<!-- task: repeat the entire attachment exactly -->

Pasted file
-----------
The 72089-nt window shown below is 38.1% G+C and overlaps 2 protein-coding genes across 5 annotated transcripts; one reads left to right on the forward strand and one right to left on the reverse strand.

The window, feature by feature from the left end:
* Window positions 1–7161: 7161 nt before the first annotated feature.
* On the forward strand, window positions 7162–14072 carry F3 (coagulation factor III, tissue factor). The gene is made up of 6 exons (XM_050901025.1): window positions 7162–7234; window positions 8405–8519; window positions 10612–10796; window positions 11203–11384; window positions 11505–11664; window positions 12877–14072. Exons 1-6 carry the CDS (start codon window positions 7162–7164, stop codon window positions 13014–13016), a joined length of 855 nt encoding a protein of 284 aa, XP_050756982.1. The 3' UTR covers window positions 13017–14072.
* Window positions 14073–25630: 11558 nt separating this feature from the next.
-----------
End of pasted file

The 72089-nt window shown below is 38.1% G+C and overlaps 2 protein-coding genes across 5 annotated transcripts; one reads left to right on the forward strand and one right to left on the reverse strand.

The window, feature by feature from the left end:
* Window positions 1–7161: 7161 nt before the first annotated feature.
* On the forward strand, window positions 7162–14072 carry F3 (coagulation factor III, tissue factor). The gene is made up of 6 exons (XM_050901025.1): window positions 7162–7234; window positions 8405–8519; window positions 10612–10796; window positions 11203–11384; window positions 11505–11664; window positions 12877–14072. Exons 1-6 carry the CDS (start codon window positions 7162–7164, stop codon window positions 13014–13016), a joined length of 855 nt encoding a protein of 284 aa, XP_050756982.1. The 3' UTR covers window positions 13017–14072.
* Window positions 14073–25630: 11558 nt separating this feature from the next.